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    Yuck what a mess!!!
    Do you have a garbage disposal? I hear those are a HUGE nono if you have a septic tank in fact when we bought our house that was the first thing we did take it out. Bleach will kill all the good bacteria in your system use it sparingly and if it has been six years its time for a clean out. I live in Clark county and the make us do it like every 4-5 years. It sounds like you have either a full tank, grease clog, or worse lets just hope the dang thing it full....I agree with the gray water line. If you can get away with it plant water loving plants and put the outlet line in there no one would know.
    Good luck hope all works out.
     
  16. Lt. Wombat

    Lt. Wombat Well-Known Member

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    This year is interesting so far Kate. Hasn't snowed longer than a few hors at a time yet. Low temp has only been -25 ..... this is a sissy winter for the Dakota's.

    Haven't made our final decision yet on the move. Still leaning heavily towards very northern AR or very southern MO.
     
  17. ibcnya

    ibcnya Well-Known Member

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    Do you have any trees next to your septic line? Roots can also cause a problem depending on how old the system is. If I was you I would go to the nearest rental store and rent an electric snake and run the auger down the line starting at your cleanout. There are retrieval attachments and cutting blades. Use the cutting blade. Just be careful when feeding the cable down the line. If it starts to bind up that means it's caught and you need to jerk it back. Otherwise cable may fly everywhere or may break off in the line.
     
  18. Shagbarkmtcatle

    Shagbarkmtcatle Hillybilly cattle slaves

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    Sounds like tree roots, grease or the tank is full. As for bleach it's fine to use unless your gonna dump 5-6 gallons down at a time. I have lived at my house, which dh built 18 years ago and do all of my cleaning with bleach and have never had a problem. You also don't need to pump the tank unless it's full. I have never pumped it ever. Never needed to. Dh is a plumber and I have been careful about grease going down the drain. I don't let any go down. When we have to chlorinate a well for a customer, we dump a gallon of Chlorox down the well head and then turn every faucet on in the house wide open and run it until we can't smell the bleach anymore. So all of that bleach is going into your septic at once and it's fine. Grease is the very worst thing you can do. Tree roots are another story since you have not very much control over them. But they cause a lot of damage.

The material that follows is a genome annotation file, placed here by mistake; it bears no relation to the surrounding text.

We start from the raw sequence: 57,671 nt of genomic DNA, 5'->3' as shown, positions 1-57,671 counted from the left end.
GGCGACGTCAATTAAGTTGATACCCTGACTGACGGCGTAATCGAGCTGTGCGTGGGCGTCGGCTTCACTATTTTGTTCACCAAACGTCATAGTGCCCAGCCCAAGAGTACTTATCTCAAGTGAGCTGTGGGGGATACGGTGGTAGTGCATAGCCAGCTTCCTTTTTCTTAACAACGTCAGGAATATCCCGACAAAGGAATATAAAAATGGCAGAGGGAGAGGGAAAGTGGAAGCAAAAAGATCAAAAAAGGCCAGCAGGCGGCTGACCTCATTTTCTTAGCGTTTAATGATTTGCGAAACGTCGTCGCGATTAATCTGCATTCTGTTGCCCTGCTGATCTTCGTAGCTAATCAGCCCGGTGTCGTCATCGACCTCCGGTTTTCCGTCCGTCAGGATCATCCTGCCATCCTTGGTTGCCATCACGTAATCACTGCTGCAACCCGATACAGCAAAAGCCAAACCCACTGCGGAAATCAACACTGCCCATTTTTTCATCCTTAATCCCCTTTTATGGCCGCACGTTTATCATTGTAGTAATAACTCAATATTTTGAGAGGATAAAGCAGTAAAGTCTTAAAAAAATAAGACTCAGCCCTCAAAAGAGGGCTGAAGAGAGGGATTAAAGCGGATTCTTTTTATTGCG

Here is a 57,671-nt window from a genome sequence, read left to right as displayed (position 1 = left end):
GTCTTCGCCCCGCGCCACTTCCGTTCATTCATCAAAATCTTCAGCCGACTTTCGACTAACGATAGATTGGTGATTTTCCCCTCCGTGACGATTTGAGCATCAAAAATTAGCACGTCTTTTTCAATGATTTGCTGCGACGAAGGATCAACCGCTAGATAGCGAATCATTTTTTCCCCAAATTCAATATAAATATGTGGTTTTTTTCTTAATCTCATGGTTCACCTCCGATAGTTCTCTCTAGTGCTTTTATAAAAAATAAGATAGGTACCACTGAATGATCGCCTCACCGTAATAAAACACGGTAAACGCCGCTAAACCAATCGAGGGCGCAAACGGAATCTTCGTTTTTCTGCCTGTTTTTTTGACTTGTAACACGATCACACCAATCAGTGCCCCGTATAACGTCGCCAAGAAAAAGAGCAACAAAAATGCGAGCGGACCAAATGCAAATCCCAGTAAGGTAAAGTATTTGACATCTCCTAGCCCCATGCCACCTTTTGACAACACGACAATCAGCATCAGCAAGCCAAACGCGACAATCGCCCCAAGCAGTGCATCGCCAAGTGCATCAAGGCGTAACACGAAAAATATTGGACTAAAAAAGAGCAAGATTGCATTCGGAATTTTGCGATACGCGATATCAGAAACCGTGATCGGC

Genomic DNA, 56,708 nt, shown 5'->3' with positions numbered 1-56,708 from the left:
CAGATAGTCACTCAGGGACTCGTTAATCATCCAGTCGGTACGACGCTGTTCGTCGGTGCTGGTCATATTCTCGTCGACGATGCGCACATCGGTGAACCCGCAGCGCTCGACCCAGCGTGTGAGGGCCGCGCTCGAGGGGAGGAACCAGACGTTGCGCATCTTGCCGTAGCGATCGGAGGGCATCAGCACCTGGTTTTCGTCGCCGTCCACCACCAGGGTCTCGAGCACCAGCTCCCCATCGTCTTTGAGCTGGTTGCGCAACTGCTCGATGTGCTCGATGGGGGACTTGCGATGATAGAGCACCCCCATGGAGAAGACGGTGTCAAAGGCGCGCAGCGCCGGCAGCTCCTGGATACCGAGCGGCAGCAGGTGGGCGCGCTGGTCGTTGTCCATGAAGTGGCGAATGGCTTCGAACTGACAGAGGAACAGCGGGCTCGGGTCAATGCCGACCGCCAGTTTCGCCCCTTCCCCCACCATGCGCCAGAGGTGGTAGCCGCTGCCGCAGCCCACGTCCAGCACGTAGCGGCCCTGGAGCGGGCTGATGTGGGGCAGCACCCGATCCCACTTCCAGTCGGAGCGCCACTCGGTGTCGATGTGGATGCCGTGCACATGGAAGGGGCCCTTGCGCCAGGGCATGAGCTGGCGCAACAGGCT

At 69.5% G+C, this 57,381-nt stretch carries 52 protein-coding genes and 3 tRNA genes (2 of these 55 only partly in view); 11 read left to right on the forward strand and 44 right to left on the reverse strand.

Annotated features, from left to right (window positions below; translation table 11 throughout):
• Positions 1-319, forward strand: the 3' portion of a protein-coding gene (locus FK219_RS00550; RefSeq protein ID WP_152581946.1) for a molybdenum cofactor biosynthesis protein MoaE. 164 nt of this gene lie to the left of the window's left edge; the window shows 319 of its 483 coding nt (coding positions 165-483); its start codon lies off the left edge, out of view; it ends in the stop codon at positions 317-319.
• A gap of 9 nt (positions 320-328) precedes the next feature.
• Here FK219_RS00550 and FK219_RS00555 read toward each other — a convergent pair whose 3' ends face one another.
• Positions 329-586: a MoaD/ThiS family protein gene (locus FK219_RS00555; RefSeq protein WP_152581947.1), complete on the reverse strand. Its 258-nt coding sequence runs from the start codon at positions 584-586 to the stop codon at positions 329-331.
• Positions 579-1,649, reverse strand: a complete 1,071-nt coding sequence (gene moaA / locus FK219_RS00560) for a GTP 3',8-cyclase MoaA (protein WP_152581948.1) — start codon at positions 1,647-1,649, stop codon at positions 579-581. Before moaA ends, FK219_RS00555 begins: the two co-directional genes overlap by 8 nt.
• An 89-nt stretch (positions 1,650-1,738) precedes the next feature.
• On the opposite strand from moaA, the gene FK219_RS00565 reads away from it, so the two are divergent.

19. snoozy

    snoozy Well-Known Member Supporter

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    Well, I finally fixed it! We had to really dig around to find the clean-out. Meanwhile, we have had freezing weather and 5 inches of snow.

    Anyway, at the end of the green drainpipe which empties out into the concrete tank there was a 6" T pipe which was mostly disconnected but clogged. I jiggled that and a bunch of stuff gushed out of the drainpipe into the tank. The T pipe was just bobbing around in it. I nabbed it with a stick with a screw in it (for lack of a hook type device.) I flushed out the lines from the house with hose and toilet flushing and running the washer.

    Everything seems fine except what should I do with the T pipe bobbing in the tank? (IfI can even find it again -- it maybe drowned forever.) It doesn't seem to be absolutely necessary since it connects to nothing. Seems to serve just as a baffle or something.

    I can still smell it. Bleah.
     
  20. Cabin Fever

    Cabin Fever Life NRA Member since 1976 Supporter

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    That "t-pipe" is the tanks "inlet baffle" and it is very important. It directs the wastewater downward as it enters the tank....this helps solids to settle right away to the bottom of the tank. It also keeps floating scum (fats and grease) from plugging the inlet to the tank. It appears that the tee was never attached (glued) to the pipe coming from the house. I would call a septic installer this spring and have him uncover the tank, have it pumped, and then glue the tee to the waste pipe. Hopefully, it's a tank having a removable cover just above the inlet tee.

    Lt. Wombat, I seriously doubt that your leach lines are 12 ft below the surface. In Minnesota, which has frost depths as deep or deeper than where you are, requires that the bottom of the drainfield be no greater than 3 ft from the surface.